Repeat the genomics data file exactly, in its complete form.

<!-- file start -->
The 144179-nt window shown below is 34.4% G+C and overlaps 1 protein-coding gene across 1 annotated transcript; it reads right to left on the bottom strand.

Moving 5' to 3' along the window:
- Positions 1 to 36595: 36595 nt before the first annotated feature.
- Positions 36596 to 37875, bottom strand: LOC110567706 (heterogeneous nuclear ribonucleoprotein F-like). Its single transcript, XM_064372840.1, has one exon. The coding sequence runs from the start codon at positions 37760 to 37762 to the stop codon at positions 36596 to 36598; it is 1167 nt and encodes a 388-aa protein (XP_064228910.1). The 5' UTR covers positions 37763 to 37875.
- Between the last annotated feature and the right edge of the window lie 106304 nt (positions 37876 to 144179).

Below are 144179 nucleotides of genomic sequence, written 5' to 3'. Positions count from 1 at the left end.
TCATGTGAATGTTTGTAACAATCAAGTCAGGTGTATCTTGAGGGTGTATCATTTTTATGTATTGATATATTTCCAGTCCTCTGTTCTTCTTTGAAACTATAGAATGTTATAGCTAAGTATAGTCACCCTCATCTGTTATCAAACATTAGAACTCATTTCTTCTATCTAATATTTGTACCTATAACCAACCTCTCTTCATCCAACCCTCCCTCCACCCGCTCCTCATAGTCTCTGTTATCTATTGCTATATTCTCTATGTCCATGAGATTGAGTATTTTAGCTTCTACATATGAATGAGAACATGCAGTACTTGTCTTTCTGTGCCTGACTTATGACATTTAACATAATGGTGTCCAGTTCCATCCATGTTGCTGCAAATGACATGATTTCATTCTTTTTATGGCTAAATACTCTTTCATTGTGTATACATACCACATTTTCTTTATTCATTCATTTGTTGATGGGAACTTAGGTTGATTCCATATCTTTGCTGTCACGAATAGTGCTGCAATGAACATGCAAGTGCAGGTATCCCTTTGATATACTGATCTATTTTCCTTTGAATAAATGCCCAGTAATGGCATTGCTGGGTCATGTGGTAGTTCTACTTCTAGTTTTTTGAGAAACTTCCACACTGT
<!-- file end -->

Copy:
The 144179-nt window shown below is 34.4% G+C and overlaps 1 protein-coding gene across 1 annotated transcript; it reads right to left on the bottom strand.

Moving 5' to 3' along the window:
- Positions 1 to 36595: 36595 nt before the first annotated feature.
- Positions 36596 to 37875, bottom strand: LOC110567706 (heterogeneous nuclear ribonucleoprotein F-like). Its single transcript, XM_064372840.1, has one exon. The coding sequence runs from the start codon at positions 37760 to 37762 to the stop codon at positions 36596 to 36598; it is 1167 nt and encodes a 388-aa protein (XP_064228910.1). The 5' UTR covers positions 37763 to 37875.
- Between the last annotated feature and the right edge of the window lie 106304 nt (positions 37876 to 144179).

Below are 144179 nucleotides of genomic sequence, written 5' to 3'. Positions count from 1 at the left end.
TCATGTGAATGTTTGTAACAATCAAGTCAGGTGTATCTTGAGGGTGTATCATTTTTATGTATTGATATATTTCCAGTCCTCTGTTCTTCTTTGAAACTATAGAATGTTATAGCTAAGTATAGTCACCCTCATCTGTTATCAAACATTAGAACTCATTTCTTCTATCTAATATTTGTACCTATAACCAACCTCTCTTCATCCAACCCTCCCTCCACCCGCTCCTCATAGTCTCTGTTATCTATTGCTATATTCTCTATGTCCATGAGATTGAGTATTTTAGCTTCTACATATGAATGAGAACATGCAGTACTTGTCTTTCTGTGCCTGACTTATGACATTTAACATAATGGTGTCCAGTTCCATCCATGTTGCTGCAAATGACATGATTTCATTCTTTTTATGGCTAAATACTCTTTCATTGTGTATACATACCACATTTTCTTTATTCATTCATTTGTTGATGGGAACTTAGGTTGATTCCATATCTTTGCTGTCACGAATAGTGCTGCAATGAACATGCAAGTGCAGGTATCCCTTTGATATACTGATCTATTTTCCTTTGAATAAATGCCCAGTAATGGCATTGCTGGGTCATGTGGTAGTTCTACTTCTAGTTTTTTGAGAAACTTCCACACTGT